At a glance, the Student Gallery at the Ryerson Image Centre holds a series of prints that are difficult to fathom. Intertwined lines shrink, grow, and form structures through the images. They contrast against glossy black backgrounds, illuminated by the direct lighting of the small room.
Beneath the complexity of “Geographies of Urban Form” lie the hidden shapes of cities, visualized through geospatial patterns. The exhibit, created by William Davis and Michael Markieta, take viewers through the concealed beauty of road systems.
Davis, an alumnus of Ryerson’s Master’s of spatial analysis program and cartographer and data analyst at the Toronto Star, and Markieta, a creative data science professional, remember when inspiration hit. They were working with geographical data sets at the time. “I began realizing that not only could they be informative — but they could also be beautiful and sort of like an art form,” said Davis.
From that point on Davis and Markieta began the four-month-long process of interpreting data and stylizing images to create the art.
The pictures illustrate road systems minus physical barriers like mountains and rivers. Davis and Markieta show the formation of major cities, including London, New York City, Paris, Seoul and Toronto. The maps are meant to challenge a viewer’s knowledge of the urban form of metropolises.
Differences in city structures are visible through the exhibit. Each print reflects on the evolution of cities through density and order. Davis describes the maps as “a way of visualizing open data in a creative way.”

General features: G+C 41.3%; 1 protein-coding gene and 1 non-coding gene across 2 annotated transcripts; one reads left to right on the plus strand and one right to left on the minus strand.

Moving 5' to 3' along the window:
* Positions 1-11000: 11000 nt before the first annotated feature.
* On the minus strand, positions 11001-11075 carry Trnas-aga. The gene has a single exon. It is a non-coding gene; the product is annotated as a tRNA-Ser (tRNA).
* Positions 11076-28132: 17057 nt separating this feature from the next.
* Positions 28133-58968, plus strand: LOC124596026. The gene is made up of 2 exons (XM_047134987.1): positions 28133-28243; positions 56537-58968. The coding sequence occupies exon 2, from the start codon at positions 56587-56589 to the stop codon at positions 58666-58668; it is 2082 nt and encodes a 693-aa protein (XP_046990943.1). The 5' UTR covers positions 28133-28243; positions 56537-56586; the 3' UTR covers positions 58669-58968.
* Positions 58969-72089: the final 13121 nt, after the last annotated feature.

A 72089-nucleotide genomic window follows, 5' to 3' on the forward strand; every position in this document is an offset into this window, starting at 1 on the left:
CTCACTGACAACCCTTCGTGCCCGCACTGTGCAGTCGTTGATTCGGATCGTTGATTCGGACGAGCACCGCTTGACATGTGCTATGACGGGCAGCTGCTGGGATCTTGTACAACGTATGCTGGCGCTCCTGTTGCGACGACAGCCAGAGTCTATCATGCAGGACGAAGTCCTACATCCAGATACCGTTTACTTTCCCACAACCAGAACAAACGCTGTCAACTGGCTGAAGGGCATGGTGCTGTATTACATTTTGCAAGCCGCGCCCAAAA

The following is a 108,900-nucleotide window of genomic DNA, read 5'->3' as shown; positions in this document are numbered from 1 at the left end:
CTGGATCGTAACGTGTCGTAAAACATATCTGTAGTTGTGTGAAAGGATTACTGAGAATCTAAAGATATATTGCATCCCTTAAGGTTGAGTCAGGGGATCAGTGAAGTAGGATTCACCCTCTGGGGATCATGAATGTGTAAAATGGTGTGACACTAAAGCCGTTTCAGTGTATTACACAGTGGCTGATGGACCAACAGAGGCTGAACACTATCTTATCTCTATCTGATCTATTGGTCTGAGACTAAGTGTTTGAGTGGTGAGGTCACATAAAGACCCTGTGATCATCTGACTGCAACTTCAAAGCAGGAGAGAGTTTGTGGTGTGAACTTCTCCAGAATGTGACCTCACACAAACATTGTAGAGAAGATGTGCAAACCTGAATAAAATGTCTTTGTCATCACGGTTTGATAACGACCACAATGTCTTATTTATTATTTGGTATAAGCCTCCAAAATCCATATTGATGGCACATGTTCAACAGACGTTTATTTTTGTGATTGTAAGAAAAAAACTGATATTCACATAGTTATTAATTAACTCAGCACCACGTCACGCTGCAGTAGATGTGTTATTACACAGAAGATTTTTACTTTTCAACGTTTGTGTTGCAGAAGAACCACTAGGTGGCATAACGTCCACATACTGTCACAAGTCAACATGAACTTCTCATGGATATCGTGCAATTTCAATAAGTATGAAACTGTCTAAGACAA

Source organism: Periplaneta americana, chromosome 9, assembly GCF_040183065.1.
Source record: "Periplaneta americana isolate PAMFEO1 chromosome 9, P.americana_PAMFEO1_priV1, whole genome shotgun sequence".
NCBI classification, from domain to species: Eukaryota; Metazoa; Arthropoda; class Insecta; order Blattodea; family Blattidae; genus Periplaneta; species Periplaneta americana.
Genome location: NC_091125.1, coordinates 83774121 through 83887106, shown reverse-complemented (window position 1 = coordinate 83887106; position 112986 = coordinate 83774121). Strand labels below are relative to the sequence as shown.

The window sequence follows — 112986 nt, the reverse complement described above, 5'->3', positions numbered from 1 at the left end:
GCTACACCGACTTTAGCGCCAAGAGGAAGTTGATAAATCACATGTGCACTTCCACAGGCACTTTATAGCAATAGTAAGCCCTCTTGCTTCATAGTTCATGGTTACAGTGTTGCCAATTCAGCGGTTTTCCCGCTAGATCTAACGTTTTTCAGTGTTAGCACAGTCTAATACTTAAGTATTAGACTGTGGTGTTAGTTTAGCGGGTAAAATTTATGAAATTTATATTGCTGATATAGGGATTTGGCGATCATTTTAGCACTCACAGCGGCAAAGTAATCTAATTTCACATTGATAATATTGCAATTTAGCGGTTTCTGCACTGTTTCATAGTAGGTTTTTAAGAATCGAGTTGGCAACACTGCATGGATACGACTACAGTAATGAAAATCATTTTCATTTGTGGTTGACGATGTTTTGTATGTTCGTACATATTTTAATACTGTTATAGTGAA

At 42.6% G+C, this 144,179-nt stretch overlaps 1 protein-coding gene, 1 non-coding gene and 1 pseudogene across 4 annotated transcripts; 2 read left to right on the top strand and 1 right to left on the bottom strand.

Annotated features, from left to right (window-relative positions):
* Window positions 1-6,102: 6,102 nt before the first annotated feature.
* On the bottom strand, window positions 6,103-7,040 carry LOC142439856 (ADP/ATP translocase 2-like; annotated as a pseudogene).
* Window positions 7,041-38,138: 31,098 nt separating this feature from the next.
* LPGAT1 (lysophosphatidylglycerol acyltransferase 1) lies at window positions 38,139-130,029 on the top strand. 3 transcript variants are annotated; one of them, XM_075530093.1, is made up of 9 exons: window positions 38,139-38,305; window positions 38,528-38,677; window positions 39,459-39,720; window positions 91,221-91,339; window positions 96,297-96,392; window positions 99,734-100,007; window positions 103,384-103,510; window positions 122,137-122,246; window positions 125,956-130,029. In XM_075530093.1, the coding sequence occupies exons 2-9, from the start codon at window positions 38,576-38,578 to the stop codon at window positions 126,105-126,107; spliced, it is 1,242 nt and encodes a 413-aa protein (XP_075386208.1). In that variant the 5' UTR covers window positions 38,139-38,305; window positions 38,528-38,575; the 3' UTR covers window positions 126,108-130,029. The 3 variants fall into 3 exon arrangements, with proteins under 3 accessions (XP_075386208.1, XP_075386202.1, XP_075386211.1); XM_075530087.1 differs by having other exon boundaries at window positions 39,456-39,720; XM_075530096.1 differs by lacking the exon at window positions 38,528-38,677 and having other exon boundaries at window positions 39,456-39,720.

Sara Angelucci, student gallery coordinator, is thrilled to be working with alumni from a different educational perspective. Markieta and Davis specialize in geography rather than the image arts Angelucci is used to. She stresses how much meaning can underlie these geographical creations.
“I’m stunningly surprised at how beautiful these very pragmatic, inspirational diagrams are. We want people to know our gallery has an open call for anyone on campus, to anyone working on something in a visual form,” Angelucci said.
For an onlooker, such an intricate set of images look nearly impossible to create. The artists went through extensive planning to find the right programs and data to fit their needs. Davis says they used programs like OpenStreetMap to interpret the geographic data, and Adobe Illustrator to format the information.
Seoul stands out as a favourite to viewers. People walk into the gallery and pause, marvelling at the complexity of the bright lines intersecting across the page. While many of the other prints appear either completely frenzied or entirely structured, Seoul is a mixture of both. Davis describes it as an image that is symmetrical, yet chaotic.
Onlookers also associate the maps with their own experiences. “People say, ‘Wow I’ve been to that city!’ So, there’s a strong emotional connection,” said Angelucci.
The exhibit is open from Oct. 14 to Nov. 8.
Photos by Yasmin Arnaout